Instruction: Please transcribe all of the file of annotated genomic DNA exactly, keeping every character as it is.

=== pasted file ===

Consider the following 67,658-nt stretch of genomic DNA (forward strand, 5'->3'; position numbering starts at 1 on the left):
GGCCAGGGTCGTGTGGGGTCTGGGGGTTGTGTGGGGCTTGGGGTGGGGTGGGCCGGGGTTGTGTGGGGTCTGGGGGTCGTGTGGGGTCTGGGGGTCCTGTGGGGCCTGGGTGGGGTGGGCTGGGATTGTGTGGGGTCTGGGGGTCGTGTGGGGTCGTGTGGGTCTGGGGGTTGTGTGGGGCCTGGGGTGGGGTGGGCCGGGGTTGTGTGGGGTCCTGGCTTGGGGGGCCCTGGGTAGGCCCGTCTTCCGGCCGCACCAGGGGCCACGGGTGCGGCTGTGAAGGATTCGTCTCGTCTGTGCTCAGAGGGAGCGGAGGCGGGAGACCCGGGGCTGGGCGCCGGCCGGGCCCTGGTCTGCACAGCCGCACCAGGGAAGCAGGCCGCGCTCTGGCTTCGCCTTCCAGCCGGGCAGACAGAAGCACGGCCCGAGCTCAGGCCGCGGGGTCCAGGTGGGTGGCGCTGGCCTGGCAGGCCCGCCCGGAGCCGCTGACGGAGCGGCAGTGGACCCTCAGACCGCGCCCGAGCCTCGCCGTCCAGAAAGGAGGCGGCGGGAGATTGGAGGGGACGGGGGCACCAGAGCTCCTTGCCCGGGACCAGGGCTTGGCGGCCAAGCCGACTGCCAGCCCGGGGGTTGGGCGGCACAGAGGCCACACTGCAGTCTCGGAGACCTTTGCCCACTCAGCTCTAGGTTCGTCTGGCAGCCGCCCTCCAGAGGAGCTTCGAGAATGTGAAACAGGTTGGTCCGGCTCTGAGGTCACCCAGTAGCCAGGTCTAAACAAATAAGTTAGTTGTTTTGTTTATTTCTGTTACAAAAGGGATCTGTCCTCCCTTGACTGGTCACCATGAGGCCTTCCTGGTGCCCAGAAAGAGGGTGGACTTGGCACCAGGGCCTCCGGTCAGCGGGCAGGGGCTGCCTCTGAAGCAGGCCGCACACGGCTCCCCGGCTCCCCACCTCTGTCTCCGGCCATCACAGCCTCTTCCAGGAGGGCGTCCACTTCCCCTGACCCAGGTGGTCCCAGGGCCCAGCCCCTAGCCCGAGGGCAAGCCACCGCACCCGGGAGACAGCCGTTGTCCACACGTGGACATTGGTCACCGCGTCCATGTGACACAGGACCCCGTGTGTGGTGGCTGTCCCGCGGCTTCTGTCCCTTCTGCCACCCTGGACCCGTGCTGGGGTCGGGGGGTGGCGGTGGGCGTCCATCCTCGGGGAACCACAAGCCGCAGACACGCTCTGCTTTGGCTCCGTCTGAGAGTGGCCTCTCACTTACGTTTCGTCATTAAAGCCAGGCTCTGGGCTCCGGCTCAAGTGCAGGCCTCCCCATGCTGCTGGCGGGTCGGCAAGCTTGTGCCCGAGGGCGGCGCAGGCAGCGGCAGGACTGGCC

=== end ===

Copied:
Consider the following 67,658-nt stretch of genomic DNA (forward strand, 5'->3'; position numbering starts at 1 on the left):
GGCCAGGGTCGTGTGGGGTCTGGGGGTTGTGTGGGGCTTGGGGTGGGGTGGGCCGGGGTTGTGTGGGGTCTGGGGGTCGTGTGGGGTCTGGGGGTCCTGTGGGGCCTGGGTGGGGTGGGCTGGGATTGTGTGGGGTCTGGGGGTCGTGTGGGGTCGTGTGGGTCTGGGGGTTGTGTGGGGCCTGGGGTGGGGTGGGCCGGGGTTGTGTGGGGTCCTGGCTTGGGGGGCCCTGGGTAGGCCCGTCTTCCGGCCGCACCAGGGGCCACGGGTGCGGCTGTGAAGGATTCGTCTCGTCTGTGCTCAGAGGGAGCGGAGGCGGGAGACCCGGGGCTGGGCGCCGGCCGGGCCCTGGTCTGCACAGCCGCACCAGGGAAGCAGGCCGCGCTCTGGCTTCGCCTTCCAGCCGGGCAGACAGAAGCACGGCCCGAGCTCAGGCCGCGGGGTCCAGGTGGGTGGCGCTGGCCTGGCAGGCCCGCCCGGAGCCGCTGACGGAGCGGCAGTGGACCCTCAGACCGCGCCCGAGCCTCGCCGTCCAGAAAGGAGGCGGCGGGAGATTGGAGGGGACGGGGGCACCAGAGCTCCTTGCCCGGGACCAGGGCTTGGCGGCCAAGCCGACTGCCAGCCCGGGGGTTGGGCGGCACAGAGGCCACACTGCAGTCTCGGAGACCTTTGCCCACTCAGCTCTAGGTTCGTCTGGCAGCCGCCCTCCAGAGGAGCTTCGAGAATGTGAAACAGGTTGGTCCGGCTCTGAGGTCACCCAGTAGCCAGGTCTAAACAAATAAGTTAGTTGTTTTGTTTATTTCTGTTACAAAAGGGATCTGTCCTCCCTTGACTGGTCACCATGAGGCCTTCCTGGTGCCCAGAAAGAGGGTGGACTTGGCACCAGGGCCTCCGGTCAGCGGGCAGGGGCTGCCTCTGAAGCAGGCCGCACACGGCTCCCCGGCTCCCCACCTCTGTCTCCGGCCATCACAGCCTCTTCCAGGAGGGCGTCCACTTCCCCTGACCCAGGTGGTCCCAGGGCCCAGCCCCTAGCCCGAGGGCAAGCCACCGCACCCGGGAGACAGCCGTTGTCCACACGTGGACATTGGTCACCGCGTCCATGTGACACAGGACCCCGTGTGTGGTGGCTGTCCCGCGGCTTCTGTCCCTTCTGCCACCCTGGACCCGTGCTGGGGTCGGGGGGTGGCGGTGGGCGTCCATCCTCGGGGAACCACAAGCCGCAGACACGCTCTGCTTTGGCTCCGTCTGAGAGTGGCCTCTCACTTACGTTTCGTCATTAAAGCCAGGCTCTGGGCTCCGGCTCAAGTGCAGGCCTCCCCATGCTGCTGGCGGGTCGGCAAGCTTGTGCCCGAGGGCGGCGCAGGCAGCGGCAGGACTGGCC